Inventions need patents in order to become products; and products need well-defined, well-defended copyrights. It’s important to know when an unauthorized use of your copyrighted material constitutes a violation.
Copyrights protect creative works in a tangible form of expression: artwork, photos, pictures, drawings, graphic designs; songs and recordings of all kinds; books, manuscripts, written works; plays, films, shows, and other performance art. Copyright takes effect as soon as a work is published; there’s usually no need to register with the US Copyright Office unless you plan or need to litigate violations–“unfair uses”–of your copyright.
Per the Copyright Act of 1976, there is no need to acquire permission to use copyrighted works for the purposes of criticism, commentary, journalism, education, scholarship, or research. This is called the fair use doctrine. Generally speaking, copyrighted works may be used without permission if the use constitutes a benefit to the public. There are limits to fair use, of course. It is a copyright violation, for example, to completely reprint a written work even for the purposes of criticism or commentary.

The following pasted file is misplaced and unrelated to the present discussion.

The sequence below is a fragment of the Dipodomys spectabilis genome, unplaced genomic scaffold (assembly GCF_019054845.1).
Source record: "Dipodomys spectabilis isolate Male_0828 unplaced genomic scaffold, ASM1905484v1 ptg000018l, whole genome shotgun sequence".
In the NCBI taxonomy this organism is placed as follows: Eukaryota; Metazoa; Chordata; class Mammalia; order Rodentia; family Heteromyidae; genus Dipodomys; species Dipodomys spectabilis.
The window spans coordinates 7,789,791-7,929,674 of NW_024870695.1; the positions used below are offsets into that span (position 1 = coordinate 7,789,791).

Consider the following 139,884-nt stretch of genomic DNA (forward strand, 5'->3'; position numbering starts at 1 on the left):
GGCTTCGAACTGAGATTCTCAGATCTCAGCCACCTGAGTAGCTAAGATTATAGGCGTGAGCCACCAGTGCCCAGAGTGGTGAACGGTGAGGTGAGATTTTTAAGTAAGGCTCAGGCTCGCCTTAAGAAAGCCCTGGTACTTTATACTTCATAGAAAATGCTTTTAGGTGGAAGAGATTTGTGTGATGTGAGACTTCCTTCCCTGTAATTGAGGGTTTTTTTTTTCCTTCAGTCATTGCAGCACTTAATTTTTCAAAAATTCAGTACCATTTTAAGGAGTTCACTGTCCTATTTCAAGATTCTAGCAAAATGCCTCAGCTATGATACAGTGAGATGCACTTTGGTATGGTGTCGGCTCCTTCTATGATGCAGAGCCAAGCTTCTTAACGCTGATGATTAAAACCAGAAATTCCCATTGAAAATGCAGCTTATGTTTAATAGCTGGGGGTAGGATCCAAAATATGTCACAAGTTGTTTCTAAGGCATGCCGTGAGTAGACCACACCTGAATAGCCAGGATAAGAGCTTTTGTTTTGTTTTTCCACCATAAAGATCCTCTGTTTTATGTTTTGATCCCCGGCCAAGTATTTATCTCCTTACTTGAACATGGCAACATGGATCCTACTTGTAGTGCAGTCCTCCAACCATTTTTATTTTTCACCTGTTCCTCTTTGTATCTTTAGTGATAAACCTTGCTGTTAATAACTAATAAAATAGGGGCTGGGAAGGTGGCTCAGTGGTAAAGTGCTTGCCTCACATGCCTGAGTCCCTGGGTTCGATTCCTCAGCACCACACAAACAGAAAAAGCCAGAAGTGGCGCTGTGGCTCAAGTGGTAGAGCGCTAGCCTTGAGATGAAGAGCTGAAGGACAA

The key criterion of whether a particular use is “unfair” is if it negatively effects the market value of the original work. Copying a book word for word in order to criticize it would duplicate the book, devalue the original and penalize its author; thus, such a use would be unfair and the user subject to litigation for damages. Quotations may be extensive, but they cannot reprint the whole work. Making prints of a copyrighted painting as part of a commentary on its style or technique would likely be judged “unfair,” as it infringes on the copyright holder’s power to control the distribution of his or her work. Copyright violations may result in a cease and desist letter, or an infringement lawsuit, but they are not criminal or civil offenses in the US. A work that originates from a modification of copyrighted material is called a “derivative work” and is also entitled to copyright protection, provided it displays “originality.” That is, it cannot be a simple altered recreation of the original work; it must have distinct, unique features of its own.
Is it Public Yet?
The copyright laws are a tangled web and it’s not always easy to say when a work has left the briar patch and entered the public domain. A good rule of thumb is: works published before 1922 (this includes paintings, sculptures, scripts, books, photographs, phonographs, etcetera) are in the public domain. Works published between 1923 and 1963 have 95-year terms of copyright, provided they were renewed before their 28th year. You can search works registered in the United States since January 1, 1978 at http://copyright.gov/records/. All records prior to this are kept in hard copy and require a manual search; however, the US Copyright Office charges a statutory rate of $165 per hour to comb through the records.